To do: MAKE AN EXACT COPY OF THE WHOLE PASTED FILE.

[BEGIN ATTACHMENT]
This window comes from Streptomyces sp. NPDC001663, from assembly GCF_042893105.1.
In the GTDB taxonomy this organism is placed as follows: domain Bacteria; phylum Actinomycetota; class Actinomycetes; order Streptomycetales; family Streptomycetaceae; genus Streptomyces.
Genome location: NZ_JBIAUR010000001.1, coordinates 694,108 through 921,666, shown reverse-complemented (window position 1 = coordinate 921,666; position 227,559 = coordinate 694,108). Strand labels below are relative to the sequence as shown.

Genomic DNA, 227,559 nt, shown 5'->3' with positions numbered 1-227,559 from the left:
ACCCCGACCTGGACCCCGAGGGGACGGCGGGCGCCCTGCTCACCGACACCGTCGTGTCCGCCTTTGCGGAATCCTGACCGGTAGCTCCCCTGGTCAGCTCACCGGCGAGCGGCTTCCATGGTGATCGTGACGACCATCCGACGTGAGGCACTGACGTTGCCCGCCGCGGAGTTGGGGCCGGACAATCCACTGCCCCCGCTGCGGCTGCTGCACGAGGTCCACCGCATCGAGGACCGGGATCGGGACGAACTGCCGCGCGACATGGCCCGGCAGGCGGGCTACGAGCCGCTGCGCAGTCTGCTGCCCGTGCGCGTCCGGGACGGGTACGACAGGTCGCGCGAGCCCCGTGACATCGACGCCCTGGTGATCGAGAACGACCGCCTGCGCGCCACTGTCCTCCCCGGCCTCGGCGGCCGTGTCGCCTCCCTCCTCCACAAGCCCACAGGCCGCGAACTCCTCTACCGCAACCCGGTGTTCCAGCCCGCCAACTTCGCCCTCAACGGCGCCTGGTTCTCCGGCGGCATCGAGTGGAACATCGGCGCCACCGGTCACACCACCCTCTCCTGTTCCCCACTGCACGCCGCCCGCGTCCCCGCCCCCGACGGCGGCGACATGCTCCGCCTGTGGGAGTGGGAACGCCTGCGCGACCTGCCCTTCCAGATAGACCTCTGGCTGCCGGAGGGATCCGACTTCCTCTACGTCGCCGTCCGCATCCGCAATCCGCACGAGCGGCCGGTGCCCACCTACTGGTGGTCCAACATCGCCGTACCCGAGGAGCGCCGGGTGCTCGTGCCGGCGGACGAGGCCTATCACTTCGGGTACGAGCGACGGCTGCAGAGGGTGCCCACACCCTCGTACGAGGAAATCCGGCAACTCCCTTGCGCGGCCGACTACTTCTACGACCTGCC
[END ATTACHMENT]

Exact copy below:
This window comes from Streptomyces sp. NPDC001663, from assembly GCF_042893105.1.
In the GTDB taxonomy this organism is placed as follows: domain Bacteria; phylum Actinomycetota; class Actinomycetes; order Streptomycetales; family Streptomycetaceae; genus Streptomyces.
Genome location: NZ_JBIAUR010000001.1, coordinates 694,108 through 921,666, shown reverse-complemented (window position 1 = coordinate 921,666; position 227,559 = coordinate 694,108). Strand labels below are relative to the sequence as shown.

Genomic DNA, 227,559 nt, shown 5'->3' with positions numbered 1-227,559 from the left:
ACCCCGACCTGGACCCCGAGGGGACGGCGGGCGCCCTGCTCACCGACACCGTCGTGTCCGCCTTTGCGGAATCCTGACCGGTAGCTCCCCTGGTCAGCTCACCGGCGAGCGGCTTCCATGGTGATCGTGACGACCATCCGACGTGAGGCACTGACGTTGCCCGCCGCGGAGTTGGGGCCGGACAATCCACTGCCCCCGCTGCGGCTGCTGCACGAGGTCCACCGCATCGAGGACCGGGATCGGGACGAACTGCCGCGCGACATGGCCCGGCAGGCGGGCTACGAGCCGCTGCGCAGTCTGCTGCCCGTGCGCGTCCGGGACGGGTACGACAGGTCGCGCGAGCCCCGTGACATCGACGCCCTGGTGATCGAGAACGACCGCCTGCGCGCCACTGTCCTCCCCGGCCTCGGCGGCCGTGTCGCCTCCCTCCTCCACAAGCCCACAGGCCGCGAACTCCTCTACCGCAACCCGGTGTTCCAGCCCGCCAACTTCGCCCTCAACGGCGCCTGGTTCTCCGGCGGCATCGAGTGGAACATCGGCGCCACCGGTCACACCACCCTCTCCTGTTCCCCACTGCACGCCGCCCGCGTCCCCGCCCCCGACGGCGGCGACATGCTCCGCCTGTGGGAGTGGGAACGCCTGCGCGACCTGCCCTTCCAGATAGACCTCTGGCTGCCGGAGGGATCCGACTTCCTCTACGTCGCCGTCCGCATCCGCAATCCGCACGAGCGGCCGGTGCCCACCTACTGGTGGTCCAACATCGCCGTACCCGAGGAGCGCCGGGTGCTCGTGCCGGCGGACGAGGCCTATCACTTCGGGTACGAGCGACGGCTGCAGAGGGTGCCCACACCCTCGTACGAGGAAATCCGGCAACTCCCTTGCGCGGCCGACTACTTCTACGACCTGCC